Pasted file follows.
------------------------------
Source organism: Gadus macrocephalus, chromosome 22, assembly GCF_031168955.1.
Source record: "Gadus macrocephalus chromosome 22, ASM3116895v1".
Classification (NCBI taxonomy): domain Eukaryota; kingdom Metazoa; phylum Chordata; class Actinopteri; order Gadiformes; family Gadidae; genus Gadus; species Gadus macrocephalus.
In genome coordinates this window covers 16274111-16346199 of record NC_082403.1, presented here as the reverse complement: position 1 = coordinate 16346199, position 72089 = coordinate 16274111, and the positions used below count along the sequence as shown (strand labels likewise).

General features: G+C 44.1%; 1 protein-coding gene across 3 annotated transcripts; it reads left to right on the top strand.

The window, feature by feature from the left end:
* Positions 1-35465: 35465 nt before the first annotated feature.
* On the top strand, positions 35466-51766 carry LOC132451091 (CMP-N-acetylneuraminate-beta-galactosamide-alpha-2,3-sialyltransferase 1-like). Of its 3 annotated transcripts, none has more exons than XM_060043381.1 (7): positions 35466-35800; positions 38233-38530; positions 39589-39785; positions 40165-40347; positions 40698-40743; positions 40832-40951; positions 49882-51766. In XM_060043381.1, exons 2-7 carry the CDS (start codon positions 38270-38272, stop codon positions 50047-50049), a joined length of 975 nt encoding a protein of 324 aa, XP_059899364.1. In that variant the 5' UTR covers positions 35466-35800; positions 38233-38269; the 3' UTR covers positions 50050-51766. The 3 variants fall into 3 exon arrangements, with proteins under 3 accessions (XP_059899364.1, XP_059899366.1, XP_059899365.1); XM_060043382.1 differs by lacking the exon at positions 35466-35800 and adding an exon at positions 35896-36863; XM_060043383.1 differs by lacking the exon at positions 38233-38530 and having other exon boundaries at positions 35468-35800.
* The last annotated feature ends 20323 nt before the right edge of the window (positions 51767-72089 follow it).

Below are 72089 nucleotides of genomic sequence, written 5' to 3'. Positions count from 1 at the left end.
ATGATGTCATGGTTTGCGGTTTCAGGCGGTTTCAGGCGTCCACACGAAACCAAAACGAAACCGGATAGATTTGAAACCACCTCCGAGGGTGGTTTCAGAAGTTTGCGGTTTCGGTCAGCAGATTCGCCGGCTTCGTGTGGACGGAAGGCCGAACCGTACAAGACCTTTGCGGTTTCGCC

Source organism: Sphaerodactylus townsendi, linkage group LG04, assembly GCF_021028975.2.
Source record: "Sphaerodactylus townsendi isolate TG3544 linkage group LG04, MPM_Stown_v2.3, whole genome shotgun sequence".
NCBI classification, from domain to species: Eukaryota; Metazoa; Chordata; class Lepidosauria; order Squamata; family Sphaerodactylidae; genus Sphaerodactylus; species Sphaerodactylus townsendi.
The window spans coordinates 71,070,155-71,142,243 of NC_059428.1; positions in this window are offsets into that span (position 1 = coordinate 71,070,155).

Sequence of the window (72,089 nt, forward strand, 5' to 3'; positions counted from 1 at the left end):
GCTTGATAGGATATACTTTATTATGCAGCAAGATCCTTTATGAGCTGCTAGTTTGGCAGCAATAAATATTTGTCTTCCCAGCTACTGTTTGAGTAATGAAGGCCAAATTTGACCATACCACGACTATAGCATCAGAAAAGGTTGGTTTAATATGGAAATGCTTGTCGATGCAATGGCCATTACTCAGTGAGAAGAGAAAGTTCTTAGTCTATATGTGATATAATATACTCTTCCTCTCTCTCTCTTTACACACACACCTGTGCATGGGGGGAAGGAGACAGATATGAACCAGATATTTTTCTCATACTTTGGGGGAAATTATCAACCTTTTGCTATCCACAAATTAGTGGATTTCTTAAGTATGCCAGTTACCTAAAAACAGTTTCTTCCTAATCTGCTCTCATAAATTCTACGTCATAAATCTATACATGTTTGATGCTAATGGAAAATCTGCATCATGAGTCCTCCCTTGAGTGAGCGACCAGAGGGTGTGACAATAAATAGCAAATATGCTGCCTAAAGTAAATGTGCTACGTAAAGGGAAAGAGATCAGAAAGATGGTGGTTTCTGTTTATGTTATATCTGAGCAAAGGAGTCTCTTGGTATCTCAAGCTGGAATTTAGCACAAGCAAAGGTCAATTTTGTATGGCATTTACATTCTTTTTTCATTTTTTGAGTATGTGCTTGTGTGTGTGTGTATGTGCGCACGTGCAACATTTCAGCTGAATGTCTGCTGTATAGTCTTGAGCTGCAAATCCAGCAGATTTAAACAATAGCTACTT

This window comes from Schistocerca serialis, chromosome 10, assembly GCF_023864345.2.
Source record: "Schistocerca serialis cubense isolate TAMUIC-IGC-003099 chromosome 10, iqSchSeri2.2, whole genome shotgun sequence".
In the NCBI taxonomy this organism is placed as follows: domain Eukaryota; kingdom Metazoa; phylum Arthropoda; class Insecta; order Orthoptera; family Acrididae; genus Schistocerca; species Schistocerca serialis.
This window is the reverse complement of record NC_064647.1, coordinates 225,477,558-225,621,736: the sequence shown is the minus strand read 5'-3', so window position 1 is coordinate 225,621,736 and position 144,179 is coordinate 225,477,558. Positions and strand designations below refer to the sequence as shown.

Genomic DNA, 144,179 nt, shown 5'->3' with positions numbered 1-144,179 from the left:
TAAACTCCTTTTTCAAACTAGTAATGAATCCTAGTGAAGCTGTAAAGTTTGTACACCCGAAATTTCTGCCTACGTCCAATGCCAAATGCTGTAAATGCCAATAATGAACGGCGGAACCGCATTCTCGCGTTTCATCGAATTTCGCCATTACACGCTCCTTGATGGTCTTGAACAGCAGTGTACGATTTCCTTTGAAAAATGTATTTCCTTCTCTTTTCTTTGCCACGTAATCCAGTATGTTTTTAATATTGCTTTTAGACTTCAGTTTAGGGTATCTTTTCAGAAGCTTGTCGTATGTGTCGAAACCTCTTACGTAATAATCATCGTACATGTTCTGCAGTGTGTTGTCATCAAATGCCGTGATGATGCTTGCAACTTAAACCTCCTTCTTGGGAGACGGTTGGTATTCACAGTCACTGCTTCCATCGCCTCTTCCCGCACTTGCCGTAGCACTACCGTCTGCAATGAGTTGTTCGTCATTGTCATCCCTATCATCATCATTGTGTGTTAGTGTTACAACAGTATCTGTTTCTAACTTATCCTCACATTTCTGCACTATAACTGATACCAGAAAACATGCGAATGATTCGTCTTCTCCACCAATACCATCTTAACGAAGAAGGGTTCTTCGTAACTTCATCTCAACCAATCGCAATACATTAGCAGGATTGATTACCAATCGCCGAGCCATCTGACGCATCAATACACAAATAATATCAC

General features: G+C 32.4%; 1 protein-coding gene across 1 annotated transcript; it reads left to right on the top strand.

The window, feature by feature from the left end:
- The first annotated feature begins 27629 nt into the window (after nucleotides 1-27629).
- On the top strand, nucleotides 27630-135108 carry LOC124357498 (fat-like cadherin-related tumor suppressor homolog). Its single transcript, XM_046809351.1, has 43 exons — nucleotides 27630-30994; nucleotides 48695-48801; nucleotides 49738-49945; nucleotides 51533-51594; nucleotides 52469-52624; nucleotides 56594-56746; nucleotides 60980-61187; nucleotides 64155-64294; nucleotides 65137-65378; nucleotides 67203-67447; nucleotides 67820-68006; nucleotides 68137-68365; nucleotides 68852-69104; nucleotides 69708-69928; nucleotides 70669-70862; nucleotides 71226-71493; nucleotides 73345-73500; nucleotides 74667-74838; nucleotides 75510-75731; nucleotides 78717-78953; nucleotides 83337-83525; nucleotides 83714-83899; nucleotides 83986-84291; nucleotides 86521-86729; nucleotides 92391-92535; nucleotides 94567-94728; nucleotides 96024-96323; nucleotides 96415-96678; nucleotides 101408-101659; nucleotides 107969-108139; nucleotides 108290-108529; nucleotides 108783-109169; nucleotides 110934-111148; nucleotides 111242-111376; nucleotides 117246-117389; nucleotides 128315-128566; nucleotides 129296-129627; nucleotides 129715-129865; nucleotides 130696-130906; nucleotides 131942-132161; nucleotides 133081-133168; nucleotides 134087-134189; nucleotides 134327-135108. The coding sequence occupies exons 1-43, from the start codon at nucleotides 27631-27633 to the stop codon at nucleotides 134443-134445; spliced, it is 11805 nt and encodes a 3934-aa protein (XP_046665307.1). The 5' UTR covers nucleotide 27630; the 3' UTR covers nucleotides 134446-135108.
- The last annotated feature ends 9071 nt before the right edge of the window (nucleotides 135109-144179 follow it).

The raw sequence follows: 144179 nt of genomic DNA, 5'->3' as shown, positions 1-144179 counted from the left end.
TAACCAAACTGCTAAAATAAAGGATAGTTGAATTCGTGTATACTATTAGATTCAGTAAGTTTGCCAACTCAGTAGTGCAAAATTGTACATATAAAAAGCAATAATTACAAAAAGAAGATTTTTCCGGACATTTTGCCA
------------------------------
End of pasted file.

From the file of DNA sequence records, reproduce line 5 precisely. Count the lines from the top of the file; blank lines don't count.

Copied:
General features: G+C 44.1%; 1 protein-coding gene across 3 annotated transcripts; it reads left to right on the top strand.